Good news: who are they, what have they done? These are the 2022 Nobels

This week’s Good News brings everything you need to know about the people who won the Nobel Prizes, the people who, in addition to having contributed to the significant progress of humanity, can also teach us a lesson in humility and determination.

The Nobel Prizes are relevant to Good News because, although they do not represent one-off news events, they reward slower, broader developments that have reshaped the world we live in.

Click on the video above to see the full summary and learn more. If you prefer to read, continue below.

The 2022 Nobel Prize in Chemistry

The Royal Swedish Academy of Sciences awarded the 2022 Nobel Prize in Chemistry in equal parts to Carolyn Bertozzi, from Stanford University, California, USA; Morton Meldal, from the University of Copenhagen, Denmark; and Barry Sharpless, Scripps Research, La Jolla, California, USA.

They received the award for developing click chemistry and bioorthogonal chemistry.

Click Chemistry, coined in 2000, is partly explained by its name. It is basically about joining molecules.

They say to imagine that we could attach little chemical buckles to different types of building blocks. Then imagine that you can put these buckles together and produce molecules of greater complexity and variation. That’s the chemistry of the click.

The other part of the chemistry prize, for the bioorthogonal chemistry concept, is still in its early stages.

“I think there are probably a lot of new reactions to be discovered and invented,” Carolyn Bertozzi said in a statement.

The biotech industry, the pharmaceutical industry, and the medical industry, with new approaches to treating and diagnosing diseases, “will be strongly affected by the chemistry of the click,” says Bertozzi.

It’s basically a superpower “that opens the door to all sorts of cool apps.”

Bertozzi says that before the advent of bioorthogonal chemistry and “click chemistry” developed by Professors Sharpless and Meldal, “there was really no way to study certain biological processes. They were just invisible to scientists. But these chemistries make visible those processes.

Since the Nobel Academy is in Northern Europe and the winners are announced in the morning, America’s laureates often wake up to the incredible news.

Click on the video above to see the reactions of the laureates after receiving the news first thing in the morning that they had won a Nobel Prize.

“I immediately thought, maybe, maybe it’s not real,” said Morten Meldál, who won the award jointly with Carolyn Bertozzi and Barry Sharpless.

Meldal says his hope is that the prize will help persuade young people to take up chemistry as a discipline, “which is a bit difficult at the moment”.

The teacher thinks that chemistry is the solution to many of our challenges.

Barry Sharpless, the third Nobel Prize winner in chemistry, said he only wanted to create chemistry that would work “in hours instead of days”.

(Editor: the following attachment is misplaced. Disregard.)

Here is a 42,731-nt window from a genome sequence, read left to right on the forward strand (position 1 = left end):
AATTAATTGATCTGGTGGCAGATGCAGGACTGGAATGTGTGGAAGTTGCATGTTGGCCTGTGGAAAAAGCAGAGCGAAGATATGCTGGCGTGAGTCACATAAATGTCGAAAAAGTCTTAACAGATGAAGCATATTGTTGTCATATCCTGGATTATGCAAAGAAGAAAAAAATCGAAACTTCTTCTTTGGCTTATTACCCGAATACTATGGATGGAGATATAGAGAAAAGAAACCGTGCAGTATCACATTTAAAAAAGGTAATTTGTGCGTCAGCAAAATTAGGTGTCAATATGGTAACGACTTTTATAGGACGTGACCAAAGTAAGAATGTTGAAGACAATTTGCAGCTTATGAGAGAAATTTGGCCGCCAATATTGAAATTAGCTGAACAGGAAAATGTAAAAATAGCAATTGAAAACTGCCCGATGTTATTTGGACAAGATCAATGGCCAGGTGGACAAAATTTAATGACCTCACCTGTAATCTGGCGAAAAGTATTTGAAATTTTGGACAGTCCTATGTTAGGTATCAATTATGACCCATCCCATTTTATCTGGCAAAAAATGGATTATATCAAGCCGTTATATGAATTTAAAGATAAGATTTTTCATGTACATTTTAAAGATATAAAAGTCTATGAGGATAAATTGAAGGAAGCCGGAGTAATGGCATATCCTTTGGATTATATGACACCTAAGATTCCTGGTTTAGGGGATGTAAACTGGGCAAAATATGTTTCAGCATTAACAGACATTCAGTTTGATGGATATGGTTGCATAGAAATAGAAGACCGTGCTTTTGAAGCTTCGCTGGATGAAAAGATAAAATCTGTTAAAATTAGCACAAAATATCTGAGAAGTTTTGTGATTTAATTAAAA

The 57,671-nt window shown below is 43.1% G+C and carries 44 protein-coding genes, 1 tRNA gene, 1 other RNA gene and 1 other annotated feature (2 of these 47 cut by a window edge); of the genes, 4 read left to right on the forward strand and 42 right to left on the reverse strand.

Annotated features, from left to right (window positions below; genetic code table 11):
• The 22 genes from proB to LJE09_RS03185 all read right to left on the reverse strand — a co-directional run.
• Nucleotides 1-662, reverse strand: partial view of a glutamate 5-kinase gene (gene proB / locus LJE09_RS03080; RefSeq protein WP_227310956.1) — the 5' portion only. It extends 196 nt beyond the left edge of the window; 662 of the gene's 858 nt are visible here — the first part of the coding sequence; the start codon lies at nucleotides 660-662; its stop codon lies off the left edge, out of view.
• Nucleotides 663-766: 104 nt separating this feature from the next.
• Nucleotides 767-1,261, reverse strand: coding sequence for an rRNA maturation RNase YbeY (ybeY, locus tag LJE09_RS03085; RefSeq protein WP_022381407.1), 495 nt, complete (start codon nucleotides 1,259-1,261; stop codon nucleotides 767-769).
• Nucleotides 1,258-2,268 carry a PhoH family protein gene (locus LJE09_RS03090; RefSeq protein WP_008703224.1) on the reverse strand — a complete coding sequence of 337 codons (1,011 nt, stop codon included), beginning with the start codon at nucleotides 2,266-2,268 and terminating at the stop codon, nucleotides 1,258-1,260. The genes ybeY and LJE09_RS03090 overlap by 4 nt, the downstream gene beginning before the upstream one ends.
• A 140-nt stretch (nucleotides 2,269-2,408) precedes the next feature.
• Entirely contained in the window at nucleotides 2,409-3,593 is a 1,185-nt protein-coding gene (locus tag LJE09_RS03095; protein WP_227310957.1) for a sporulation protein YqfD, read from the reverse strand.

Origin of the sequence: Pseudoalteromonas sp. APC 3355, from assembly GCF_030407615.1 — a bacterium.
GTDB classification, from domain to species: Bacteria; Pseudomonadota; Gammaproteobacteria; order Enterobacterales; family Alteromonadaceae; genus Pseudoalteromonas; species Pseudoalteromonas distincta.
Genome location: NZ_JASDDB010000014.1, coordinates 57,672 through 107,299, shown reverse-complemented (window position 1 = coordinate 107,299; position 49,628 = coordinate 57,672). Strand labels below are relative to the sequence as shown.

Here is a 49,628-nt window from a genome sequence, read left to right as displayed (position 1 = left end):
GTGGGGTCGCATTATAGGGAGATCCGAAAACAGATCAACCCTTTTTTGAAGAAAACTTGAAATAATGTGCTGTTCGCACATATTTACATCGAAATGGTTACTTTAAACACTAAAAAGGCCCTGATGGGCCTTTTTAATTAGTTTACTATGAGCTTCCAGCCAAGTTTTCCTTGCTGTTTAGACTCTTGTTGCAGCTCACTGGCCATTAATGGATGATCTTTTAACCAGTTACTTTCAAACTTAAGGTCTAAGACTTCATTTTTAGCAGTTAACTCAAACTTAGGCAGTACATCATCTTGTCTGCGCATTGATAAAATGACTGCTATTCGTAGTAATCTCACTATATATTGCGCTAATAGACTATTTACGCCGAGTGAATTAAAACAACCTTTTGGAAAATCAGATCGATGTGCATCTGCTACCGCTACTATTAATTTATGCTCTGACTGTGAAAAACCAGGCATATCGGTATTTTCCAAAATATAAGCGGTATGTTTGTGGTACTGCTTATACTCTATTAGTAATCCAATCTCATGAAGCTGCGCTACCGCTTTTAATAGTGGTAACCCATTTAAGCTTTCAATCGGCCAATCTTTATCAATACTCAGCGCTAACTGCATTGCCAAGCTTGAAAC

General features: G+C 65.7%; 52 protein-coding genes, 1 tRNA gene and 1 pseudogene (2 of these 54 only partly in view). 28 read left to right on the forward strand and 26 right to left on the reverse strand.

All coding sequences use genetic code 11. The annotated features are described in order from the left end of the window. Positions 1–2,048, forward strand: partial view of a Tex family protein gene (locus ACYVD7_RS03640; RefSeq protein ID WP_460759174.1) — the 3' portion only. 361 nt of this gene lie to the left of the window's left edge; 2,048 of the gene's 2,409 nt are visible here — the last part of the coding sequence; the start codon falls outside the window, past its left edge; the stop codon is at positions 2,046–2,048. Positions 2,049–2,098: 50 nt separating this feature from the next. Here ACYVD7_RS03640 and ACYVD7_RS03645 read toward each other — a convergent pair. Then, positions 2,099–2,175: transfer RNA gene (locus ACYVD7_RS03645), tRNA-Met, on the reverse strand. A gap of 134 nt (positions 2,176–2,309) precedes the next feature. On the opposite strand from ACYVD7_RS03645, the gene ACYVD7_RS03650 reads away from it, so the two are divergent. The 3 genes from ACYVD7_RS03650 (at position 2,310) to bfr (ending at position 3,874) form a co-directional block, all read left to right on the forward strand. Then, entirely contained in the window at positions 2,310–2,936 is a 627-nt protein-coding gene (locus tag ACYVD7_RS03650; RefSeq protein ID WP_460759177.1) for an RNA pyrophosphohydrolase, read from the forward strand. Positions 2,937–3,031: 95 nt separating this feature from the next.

“I guess I’ve always been impatient. I like to go to the lab, mix up some stuff that works, and go from there. If I have to wait a day or two, I just can’t. It’s not right. So I try to create a chemistry that moves in hours instead of days,” he said.

The 2022 Nobel Prize in Medicine

The Royal Swedish Academy of Sciences awarded the 2022 Nobel Prize in Medicine to Svante Pääbo, a Swedish scientist, for his discoveries on human evolution.

Pääbo’s DNA sequencing of Neanderthals showed that our ancestors had sexual relations and children with them.

“What we do is look at the genetic material, the DNA of people who have lived here long before us and try to see how they are related to us, and how they are related to other forms of humans that were here as well, like Neanderthals.” , said.

Pääbo recovered genetic material from 40,000-year-old bones, producing a complete Neanderthal genome and starting the field of ancient DNA studies.

The scientist, like many of the other winners, said that what drives his work is mere curiosity, “it is as if an archaeological excavation were carried out to discover the past. We do a kind of excavation in the human genome.”

But his curiosity was far-reaching; his research has provided key insights into our immune system and what makes us unique compared to our extinct cousins.

“We have found, for example, that in the COVID pandemic the biggest risk factor for getting seriously ill and even dying when infected by the virus has come to modern people from Neanderthals,” says Pääbo.

Nils-Göran Larsson, a member of the Nobel Assembly, has called this “a basic scientific discovery”.

“We already know that it affects our defenses against different types of infections, for example, or the way we can cope with high altitudes, but like all great discoveries in basic science, more and more knowledge will come in the coming decades.” “.

The 2022 Nobel Prize in Physics

The Royal Swedish Academy of Sciences awarded the 2022 Nobel Prize in Physics in equal parts to Alain Aspect, from the Universite Paris-Saclay and the École Polytechnique Palaiseau in France; John F Clauser of JF Clouser and Associates, Walnut Creek, California, USA; and Anton Zeilinger of the University of Vienna, Austria.

The award celebrates his work in quantum information science and his discoveries about how invisible particles, such as tiny bits of matter, can be linked, or “entangled,” with each other, even when separated by great distances.